It’s important to select an inverter that can handle the output of your solar panels without squandering money on excessive capacity. If the inverter is too small, it may struggle to handle the output of your solar panels, leading to decreased performance and efficiency. Conversely, if the inverter is too large, you will pay for unnecessary capacity.
To determine the correct size solar inverter for your system, it is a good idea to consult with a solar installation professional or use an online inverter size calculator to help you determine the best size for your specific energy needs.
Investing in a solar-powered backup power solution can feel overwhelming, especially when you are unsure of the cost. However, Synapse Ultra offers a convenient online calculator that can help you determine the cost of a system tailored to your specific needs. Let us consider two examples.
Scenario 1: Dynamic duo
Suppose you live in a household of two people and spend R2000 per month on electricity. One of you works from home, and you have an air conditioning unit installed in the living room. You use a gas stove and collectively use the washing machine, dishwasher, and tumble dryer ten times per week. Your house is approximately 400 m2 in size, and you have one geyser for hot water. You also have a small 9 m2 pool.
To ensure a backup power supply of at least two and a half hours during load shedding, the minimum system requirement would be a 5 kW inverter, six solar panels capable of generating 2,76 kW peak, and a battery system with a capacity of 4,8 kWh. This system would require a one-time payment of R111,000. With this setup, you will be able to power essential appliances such as your fridge, lights, microwave, television, and even your airfryer during load shedding. On the other hand, if you prefer a battery-only solution that meets the same specifications, the cost would be R66,000.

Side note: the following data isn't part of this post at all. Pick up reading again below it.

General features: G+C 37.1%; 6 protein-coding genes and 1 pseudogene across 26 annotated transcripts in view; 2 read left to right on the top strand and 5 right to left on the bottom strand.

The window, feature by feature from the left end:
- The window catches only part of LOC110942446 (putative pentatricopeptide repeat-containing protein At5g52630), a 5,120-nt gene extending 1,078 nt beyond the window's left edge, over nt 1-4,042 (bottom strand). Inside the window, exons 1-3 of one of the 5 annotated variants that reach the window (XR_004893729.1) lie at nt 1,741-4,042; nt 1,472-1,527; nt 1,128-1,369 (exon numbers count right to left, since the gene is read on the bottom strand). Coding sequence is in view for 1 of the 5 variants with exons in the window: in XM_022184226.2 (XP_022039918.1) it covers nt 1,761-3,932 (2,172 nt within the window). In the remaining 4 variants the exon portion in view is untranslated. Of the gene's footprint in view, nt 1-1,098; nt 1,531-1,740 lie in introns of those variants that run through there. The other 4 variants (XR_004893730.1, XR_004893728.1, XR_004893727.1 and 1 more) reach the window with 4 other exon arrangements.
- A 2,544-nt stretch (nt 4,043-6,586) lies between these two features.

Scenario 2: Thriving tribe
Let us explore a larger household with greater electricity needs as an example. Imagine you are a family of five living in a spacious 600 m2 home. Your household has two air conditioning units and relies on an electric stove for cooking. Your monthly electricity bill amounts to R5000, and jointly, you use the dishwasher, washing machine, and dryer around 15 times per week. Unlike the previous example, there is no swimming pool, yet you have two geysers providing hot water.
In this scenario, a basic backup power solution would cost R91 000. However, for increased reliability and an extended backup time of at least four hours, it is recommended to opt for a system consisting of a 5 kW inverter, ten solar panels, and a 10 kWh battery. This enhanced system will have a total cost of R161 000. If you choose to exclude the solar panels, the same system would cost R91 000.
These figures show that reducing your reliance on Eskom doesn’t have to be excessively costly, especially considering the various financing options available. “The key is to find the ideal solution that aligns with both your needs and budget. Therefore, Synapse Ultra offers pre-engineered kits that are ready to be installed, ensuring a convenient and tailored approach to meet your requirements.